4. 4. 27. The mystery party girl shared with Tony something prolific for him on page 85:“Envision, create, and believe in your own universe, and the universe will form aroundyou.” Later and earlier, he discusses being an “architect” of our lives, experiences andmemories. Are we teaching THIS to our employees? If not, how can we?survival28. Tony talks about the need for survival as paramount to Zappos on page 98. SteveJobs said in his Stanford commencement address, “Stay hungry. Stay foolish.” How canwe keep our students/employees hungry and somewhat foolish/curious about the world?appreciation/gratitude29. When climbing Mt. Kilimanjaro, Tony realizes that he should appreciate thingsmore--simple things like a hot shower, eating, or an indoor toilet. At the summit on page114, he realized that anything is possible. Can we create environments like this for ouremployees at COMPANY?making hard choices30. On page 124-125, Tony discusses how he and Fred made tough choices in payingtheir employees and paying their vendors late. On page 131, Tony talks about the toughchoice of moving to Las Vegas. Making choices isn’t always popular or easy. How do we(or do we?) give our employees the ability to make tough choices and see theconsequences of their actions?31. Tony talks about the culture being tested by layoffs on page 195-196. If we have astrong culture at COMPANY and it is tested, would we weather the storm (i.e. is ourculture strong enough to endure hard changes)?never outsource your best32. On page 131, Tony reminds us to never outsource your core competency. Zappos isbest and wants to remain best at customer service, then shifted to make culture the #1priority. What is COMPANY’s core competency? What is COMPANY’s culture? What dowe WANT our core competency to be? What do we want our culture to be? What doesCOMPANY want to be BEST IN CLASS at?culture guide33. The Zappos Culture Book was born on page 134. If we elicited responses from ourCOMPANY on what COMPANY’s culture is and could be, what would we find? Shouldwe take this on as a campus-community-wide project? If you had to describeCOMPANY’s culture in 2-3 paragraphs, what would YOU say? Could we do it completelyunedited? Could we develop a culture guide and give it to everyone we touch?34. COMPANY’s mission is ___________________. -Are we still meeting this mission? -What do we want our mission to be in the future?©2011,  Erin  Albert.    www.erinalbert.com.    If  you’re  using  this  for  educational  purposes,  go  for  it  –  you’re  good  with   the  copyright  police  under  section  107  (Fair  use)  of  the  federal  copyright  act.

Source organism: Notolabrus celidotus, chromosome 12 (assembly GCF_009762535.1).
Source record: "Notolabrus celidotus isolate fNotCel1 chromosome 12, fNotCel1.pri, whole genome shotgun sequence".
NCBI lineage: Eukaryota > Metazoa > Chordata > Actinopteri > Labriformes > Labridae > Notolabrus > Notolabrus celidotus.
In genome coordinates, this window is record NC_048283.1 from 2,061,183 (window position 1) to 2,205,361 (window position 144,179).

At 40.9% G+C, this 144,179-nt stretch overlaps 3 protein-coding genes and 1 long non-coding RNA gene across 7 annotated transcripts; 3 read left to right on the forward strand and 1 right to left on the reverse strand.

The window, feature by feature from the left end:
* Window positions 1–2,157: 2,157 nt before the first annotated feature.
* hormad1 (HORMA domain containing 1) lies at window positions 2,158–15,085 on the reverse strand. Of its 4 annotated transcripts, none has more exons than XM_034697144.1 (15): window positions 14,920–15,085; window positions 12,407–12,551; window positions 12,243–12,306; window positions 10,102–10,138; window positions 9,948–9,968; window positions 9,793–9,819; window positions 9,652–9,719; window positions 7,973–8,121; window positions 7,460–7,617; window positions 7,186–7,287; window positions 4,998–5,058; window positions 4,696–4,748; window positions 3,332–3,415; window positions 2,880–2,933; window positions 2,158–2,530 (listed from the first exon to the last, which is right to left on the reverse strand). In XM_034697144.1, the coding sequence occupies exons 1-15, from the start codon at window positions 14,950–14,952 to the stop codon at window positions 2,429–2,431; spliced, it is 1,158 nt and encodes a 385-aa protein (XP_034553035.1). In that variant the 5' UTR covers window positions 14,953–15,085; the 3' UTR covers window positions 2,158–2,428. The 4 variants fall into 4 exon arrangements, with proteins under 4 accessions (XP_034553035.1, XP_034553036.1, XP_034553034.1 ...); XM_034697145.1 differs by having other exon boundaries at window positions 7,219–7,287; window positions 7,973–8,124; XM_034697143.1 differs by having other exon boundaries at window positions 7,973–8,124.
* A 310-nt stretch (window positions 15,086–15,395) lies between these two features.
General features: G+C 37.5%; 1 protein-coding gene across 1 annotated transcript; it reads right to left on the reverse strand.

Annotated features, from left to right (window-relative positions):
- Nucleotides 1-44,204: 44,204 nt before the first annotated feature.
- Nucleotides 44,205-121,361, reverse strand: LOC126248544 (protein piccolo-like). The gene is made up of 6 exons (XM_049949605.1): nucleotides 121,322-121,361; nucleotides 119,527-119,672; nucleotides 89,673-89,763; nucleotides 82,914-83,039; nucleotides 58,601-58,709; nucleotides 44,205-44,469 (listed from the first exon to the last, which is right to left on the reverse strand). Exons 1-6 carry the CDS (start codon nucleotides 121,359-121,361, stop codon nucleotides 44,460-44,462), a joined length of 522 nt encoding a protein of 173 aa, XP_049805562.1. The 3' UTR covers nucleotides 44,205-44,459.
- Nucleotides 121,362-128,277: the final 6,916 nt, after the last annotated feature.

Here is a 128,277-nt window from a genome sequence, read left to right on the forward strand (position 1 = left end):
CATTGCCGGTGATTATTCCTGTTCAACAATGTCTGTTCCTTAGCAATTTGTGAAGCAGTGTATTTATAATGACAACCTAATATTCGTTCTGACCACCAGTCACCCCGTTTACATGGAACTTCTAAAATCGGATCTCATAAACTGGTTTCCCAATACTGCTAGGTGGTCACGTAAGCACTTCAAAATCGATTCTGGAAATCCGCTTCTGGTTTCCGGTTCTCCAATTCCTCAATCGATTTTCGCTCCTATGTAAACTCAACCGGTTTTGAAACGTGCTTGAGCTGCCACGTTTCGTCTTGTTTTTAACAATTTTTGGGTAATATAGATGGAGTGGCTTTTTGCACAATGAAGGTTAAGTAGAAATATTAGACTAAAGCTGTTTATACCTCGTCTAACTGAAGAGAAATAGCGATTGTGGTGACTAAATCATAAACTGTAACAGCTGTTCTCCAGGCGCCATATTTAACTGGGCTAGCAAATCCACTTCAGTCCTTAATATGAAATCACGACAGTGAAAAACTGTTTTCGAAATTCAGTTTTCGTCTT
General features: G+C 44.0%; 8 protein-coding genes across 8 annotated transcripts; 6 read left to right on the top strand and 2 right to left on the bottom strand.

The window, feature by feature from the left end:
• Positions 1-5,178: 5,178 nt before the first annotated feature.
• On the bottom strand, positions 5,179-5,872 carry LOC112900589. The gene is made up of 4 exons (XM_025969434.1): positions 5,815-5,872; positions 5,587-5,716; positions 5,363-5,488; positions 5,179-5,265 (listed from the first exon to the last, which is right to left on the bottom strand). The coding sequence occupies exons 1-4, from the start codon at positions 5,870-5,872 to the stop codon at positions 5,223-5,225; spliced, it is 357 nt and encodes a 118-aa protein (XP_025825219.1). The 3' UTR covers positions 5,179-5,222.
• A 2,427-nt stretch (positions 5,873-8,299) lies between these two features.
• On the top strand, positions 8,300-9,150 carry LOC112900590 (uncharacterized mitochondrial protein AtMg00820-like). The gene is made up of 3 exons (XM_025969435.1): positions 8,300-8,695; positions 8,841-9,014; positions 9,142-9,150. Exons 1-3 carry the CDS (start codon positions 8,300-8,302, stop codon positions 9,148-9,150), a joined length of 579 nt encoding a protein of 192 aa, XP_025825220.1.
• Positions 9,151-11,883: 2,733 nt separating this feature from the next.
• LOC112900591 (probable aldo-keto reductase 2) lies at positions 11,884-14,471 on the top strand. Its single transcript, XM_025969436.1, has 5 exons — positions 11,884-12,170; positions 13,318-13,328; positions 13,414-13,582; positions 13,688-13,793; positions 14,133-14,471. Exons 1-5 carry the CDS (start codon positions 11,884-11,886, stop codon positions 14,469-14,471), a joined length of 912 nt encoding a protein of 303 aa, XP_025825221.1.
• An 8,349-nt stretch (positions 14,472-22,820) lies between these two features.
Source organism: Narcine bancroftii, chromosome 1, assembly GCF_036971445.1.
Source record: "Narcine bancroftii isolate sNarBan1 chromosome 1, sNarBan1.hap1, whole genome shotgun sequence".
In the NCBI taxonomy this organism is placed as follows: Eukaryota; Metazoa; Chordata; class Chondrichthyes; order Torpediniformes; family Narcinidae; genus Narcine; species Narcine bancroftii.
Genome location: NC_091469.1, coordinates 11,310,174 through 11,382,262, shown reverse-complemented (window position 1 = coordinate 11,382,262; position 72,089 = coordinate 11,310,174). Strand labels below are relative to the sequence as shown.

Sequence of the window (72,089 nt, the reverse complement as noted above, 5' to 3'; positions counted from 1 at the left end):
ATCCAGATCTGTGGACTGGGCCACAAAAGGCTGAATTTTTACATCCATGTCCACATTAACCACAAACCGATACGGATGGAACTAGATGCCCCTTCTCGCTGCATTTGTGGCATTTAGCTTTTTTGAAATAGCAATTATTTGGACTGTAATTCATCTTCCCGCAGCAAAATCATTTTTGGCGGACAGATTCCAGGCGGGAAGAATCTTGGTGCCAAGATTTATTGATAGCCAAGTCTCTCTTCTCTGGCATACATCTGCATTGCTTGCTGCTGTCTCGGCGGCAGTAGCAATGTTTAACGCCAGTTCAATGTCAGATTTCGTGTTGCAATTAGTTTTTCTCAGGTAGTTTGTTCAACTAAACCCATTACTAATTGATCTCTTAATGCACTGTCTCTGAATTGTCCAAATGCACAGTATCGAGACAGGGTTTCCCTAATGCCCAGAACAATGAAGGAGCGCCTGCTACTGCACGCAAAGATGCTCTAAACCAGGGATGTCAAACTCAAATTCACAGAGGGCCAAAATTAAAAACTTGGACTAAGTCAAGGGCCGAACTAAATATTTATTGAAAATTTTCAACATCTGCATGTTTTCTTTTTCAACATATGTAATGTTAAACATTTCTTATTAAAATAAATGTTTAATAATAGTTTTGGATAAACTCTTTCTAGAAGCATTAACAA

5. 5. good customer service35. Tony talks a lot about good customer service (see page 147). How can we walk thefine line between good customer service for our employees and NOT create an enablingsituation? (i.e. employees must be responsible for their own learning, to some extent,but also the learning is co-owned by the company). How do we strike the proper balancebetween assistance and creating independent thought and inquiry?measuring strength of culture36. Tony talks about the “strength of culture” by benchmarking via employee surveys onthe statements on page 150. Has COMPANY benchmarked in the past? Why or whynot? What would we find if we did?37. On page 184, Tony reminds us about Good To Great, and how the best companies inthe industries they are in have a strong sense of corporate culture. Again, what is ourculture? Is it “strong”? Is it consistent?hiring right38. On page 172, Tony takes an example of how they integrate core values from theculture into questions they ask new candidates for hire. Are we doing this? What are ourvalues, and how are we asking the candidates of our COMPANY if they would be a fit interms of culture?pipeline39. On page 196, Tony discusses that each department not only hires great people whofit the culture, but also emphasizes creating a succession plan or pipeline in eachdepartment, in that every new hire should be ready to be a senior leader of the companyin 5-7 years. Are we doing this at COMPANY? If not, why not? If so, how?40. Paying employees to quit who don’t fit the culture is an interesting approach Zapposuses to hire the right people and retain the right people. What happens if COMPANYdoesn’t hire right?alignment42. Tony shares his epiphany on page 210 about alignment – that is a strong culture andcommittable set of core values was important because they created alignment amongemployees. Are our departments aligned?the future43. The quote on the top of page 227 is fantastic: “No matter what your past has been,you have a spotless future.” What do we want the future of COMPANY to be?©2011,  Erin  Albert.    www.erinalbert.com.    If  you’re  using  this  for  educational  purposes,  go  for  it  –  you’re  good  with   the  copyright  police  under  section  107  (Fair  use)  of  the  federal  copyright  act.  
  6. 6. the right questions44. The right questions are found on page 240. Are you asking yourself these questions?Are you asking our employees these questions? Are you encouraging your employees tothink about their own answers to these questions?The 64K challenge: Could we at COMPANY dare to create a cultural guide ofour own? Would we like what we see?©2011,  Erin  Albert.    www.erinalbert.com.    If  you’re  using  this  for  educational  purposes,  go  for  it  –  you’re  good  with   the  copyright  police  under  section  107  (Fair  use)  of  the  federal  copyright  act.